The action of the novel builds around the four plays the actors put on, starting with Macbeth and continuing with Julius Caesar, King Lear, and Romeo and Juliet. (Huge bonus points, too, because this book is the one thing that uses Romeo and Juliet in a way I didn’t hate and embraces the true spirit of the play, which is often lost: appropriately gut-punching.) The tension builds and builds and continues even after tragedy strikes. I was constantly enthralled with how the characters would react and what they were thinking, and I loved how the plays they were performing often bled into and shaped real-life events and how each character behaved off stage.

Also, the entangled, beautiful, complex, and tragic relationship between Oliver and James had me feeling so many things. I haven’t been able to shake them from my system and my thoughts yet, and I’m not sure I ever want to. Oliver’s relationship between everyone else was great and varied, but he and James had me from the get-go. I won’t spoil anything concerning them because reading it for the first time felt so special.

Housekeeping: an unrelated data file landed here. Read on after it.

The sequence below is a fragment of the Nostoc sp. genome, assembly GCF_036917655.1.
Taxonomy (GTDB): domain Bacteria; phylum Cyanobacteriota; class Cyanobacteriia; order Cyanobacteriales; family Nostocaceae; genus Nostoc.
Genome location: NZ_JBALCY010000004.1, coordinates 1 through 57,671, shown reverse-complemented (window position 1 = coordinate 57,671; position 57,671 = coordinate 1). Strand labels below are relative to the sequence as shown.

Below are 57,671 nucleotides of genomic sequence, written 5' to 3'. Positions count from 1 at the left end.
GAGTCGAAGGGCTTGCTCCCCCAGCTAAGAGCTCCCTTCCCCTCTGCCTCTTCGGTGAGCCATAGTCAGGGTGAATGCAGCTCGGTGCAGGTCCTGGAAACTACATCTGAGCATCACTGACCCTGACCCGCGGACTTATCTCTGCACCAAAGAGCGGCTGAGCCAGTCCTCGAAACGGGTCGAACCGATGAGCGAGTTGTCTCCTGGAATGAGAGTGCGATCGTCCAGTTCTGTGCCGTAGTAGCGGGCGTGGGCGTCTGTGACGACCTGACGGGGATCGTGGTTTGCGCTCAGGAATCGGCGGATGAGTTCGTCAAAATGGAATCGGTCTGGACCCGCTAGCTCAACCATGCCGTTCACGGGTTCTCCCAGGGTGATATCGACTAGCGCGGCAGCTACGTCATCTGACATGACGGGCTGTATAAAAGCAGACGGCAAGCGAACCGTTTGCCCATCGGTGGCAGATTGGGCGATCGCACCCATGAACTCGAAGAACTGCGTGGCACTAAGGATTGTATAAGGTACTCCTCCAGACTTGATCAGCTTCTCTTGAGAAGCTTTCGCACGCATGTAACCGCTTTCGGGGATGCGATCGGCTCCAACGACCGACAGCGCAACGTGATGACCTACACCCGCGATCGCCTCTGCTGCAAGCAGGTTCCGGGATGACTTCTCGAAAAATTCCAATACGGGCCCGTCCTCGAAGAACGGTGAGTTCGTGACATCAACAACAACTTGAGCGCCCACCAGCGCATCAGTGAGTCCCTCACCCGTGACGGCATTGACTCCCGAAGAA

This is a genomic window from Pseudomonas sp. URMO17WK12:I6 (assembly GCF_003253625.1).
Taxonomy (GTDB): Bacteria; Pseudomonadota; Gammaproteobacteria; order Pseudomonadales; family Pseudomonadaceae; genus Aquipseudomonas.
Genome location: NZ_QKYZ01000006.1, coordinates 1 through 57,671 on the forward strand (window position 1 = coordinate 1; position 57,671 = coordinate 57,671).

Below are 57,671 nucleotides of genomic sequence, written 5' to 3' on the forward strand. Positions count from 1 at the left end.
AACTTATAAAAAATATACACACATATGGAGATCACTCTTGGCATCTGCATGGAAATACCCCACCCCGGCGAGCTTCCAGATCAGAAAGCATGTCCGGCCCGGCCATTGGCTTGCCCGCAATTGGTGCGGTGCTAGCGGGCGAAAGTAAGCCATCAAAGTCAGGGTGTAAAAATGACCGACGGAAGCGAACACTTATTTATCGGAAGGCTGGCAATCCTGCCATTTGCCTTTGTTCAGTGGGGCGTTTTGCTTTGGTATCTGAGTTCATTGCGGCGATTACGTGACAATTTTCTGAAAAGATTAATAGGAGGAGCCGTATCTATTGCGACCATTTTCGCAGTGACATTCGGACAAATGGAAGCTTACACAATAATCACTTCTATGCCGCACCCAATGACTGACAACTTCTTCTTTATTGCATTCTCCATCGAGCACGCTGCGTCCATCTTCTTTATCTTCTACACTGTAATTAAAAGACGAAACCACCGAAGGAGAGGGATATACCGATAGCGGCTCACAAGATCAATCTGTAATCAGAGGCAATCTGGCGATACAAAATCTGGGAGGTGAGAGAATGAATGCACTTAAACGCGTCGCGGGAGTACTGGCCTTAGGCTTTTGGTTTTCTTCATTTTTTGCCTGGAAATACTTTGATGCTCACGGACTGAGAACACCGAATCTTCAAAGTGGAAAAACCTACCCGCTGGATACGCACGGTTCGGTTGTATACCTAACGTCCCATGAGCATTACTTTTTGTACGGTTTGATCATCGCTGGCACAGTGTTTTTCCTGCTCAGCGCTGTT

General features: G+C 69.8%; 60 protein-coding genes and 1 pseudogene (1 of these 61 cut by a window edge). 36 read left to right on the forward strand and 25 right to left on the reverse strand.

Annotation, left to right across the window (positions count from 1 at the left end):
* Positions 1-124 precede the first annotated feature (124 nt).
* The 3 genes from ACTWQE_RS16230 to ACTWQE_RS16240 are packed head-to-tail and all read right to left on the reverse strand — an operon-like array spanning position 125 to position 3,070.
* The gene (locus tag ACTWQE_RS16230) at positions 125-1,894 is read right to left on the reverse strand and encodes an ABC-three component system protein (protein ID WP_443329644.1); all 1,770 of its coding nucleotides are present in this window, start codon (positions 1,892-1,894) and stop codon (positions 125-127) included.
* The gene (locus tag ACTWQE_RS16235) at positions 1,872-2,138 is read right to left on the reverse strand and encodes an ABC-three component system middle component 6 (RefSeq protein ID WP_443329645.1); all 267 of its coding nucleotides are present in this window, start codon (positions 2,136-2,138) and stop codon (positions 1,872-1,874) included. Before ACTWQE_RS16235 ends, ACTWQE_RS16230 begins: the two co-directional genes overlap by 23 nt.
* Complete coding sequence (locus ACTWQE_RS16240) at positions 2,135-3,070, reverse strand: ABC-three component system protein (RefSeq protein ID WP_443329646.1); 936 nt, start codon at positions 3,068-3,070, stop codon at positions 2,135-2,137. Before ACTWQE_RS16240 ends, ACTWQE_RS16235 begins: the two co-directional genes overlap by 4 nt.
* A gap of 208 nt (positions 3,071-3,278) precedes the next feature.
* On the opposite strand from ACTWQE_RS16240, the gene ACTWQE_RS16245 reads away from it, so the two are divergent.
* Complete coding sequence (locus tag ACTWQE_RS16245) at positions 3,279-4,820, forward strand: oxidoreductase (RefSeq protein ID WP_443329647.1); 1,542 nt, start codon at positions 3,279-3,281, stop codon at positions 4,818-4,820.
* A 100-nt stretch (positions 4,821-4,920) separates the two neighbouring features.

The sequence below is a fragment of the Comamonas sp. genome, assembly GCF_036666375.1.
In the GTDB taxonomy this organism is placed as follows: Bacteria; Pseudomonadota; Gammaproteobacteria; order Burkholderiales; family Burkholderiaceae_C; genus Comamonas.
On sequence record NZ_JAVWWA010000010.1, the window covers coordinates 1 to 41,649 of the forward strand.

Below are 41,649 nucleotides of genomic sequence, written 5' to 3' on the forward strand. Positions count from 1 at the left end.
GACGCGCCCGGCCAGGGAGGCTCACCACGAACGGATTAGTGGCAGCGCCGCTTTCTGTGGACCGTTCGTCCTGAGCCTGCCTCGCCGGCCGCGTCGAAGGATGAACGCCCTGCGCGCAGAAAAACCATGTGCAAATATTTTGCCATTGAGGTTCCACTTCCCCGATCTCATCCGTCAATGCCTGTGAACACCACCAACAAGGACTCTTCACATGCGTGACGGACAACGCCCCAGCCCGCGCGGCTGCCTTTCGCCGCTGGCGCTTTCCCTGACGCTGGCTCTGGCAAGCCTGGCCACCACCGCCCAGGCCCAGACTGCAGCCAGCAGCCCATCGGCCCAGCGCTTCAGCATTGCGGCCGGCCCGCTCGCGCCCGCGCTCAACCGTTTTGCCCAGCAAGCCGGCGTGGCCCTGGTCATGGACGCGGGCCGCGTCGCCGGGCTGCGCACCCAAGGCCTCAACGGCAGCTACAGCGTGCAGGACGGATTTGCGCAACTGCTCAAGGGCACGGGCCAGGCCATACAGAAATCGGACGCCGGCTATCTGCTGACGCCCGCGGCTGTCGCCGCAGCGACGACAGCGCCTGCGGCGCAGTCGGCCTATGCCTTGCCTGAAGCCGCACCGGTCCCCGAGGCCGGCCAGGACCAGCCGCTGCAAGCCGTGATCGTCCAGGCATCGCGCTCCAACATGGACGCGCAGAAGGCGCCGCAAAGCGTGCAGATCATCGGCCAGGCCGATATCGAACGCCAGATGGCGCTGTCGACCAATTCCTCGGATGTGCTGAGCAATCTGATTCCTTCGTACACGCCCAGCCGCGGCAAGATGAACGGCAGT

In contrast, Meredith’s relationship with Oliver wasn’t at all surprising, but I still enjoyed the tangled aspect that being friends-turned-lovers brought them, especially when it occurred out of a need for vengeance against Richard. In another time, in another place, Oliver and Meredith could’ve worked out, but the fact that their romantic relationship came out of such an intense need for comfort and normality rather than them just liking each other ensured it would always feel fleeting and fragile.

Where James and Oliver’s relationship was a slow-building realization and Meredith and Oliver were a sudden spark, Filippa and Oliver’s friendship was a steady foundation that you didn’t realize was there until it happened. Their friendship was so understated but secretly important to them both, to the point where it was a surprise to me how Filippa stuck by Oliver after everything. She’s so guarded that you wouldn’t expect her to care as deeply as she does and to form that kind of relationship with others, but Oliver has the benefit of being such a generally kind and thoughtful person. You can’t help but like him, and I’m sure that’s what happened with Filippa.

I really cannot recommend this enough. If you enjoy theatre, Shakespeare especially, pick this up. If you like characters in all their messy, morally-complicated ways, pick this up. If you like a good mystery and prose that tells it beautifully, pick this up.

I doubt you’ll regret it.

You can justify anything if you do it poetically enough.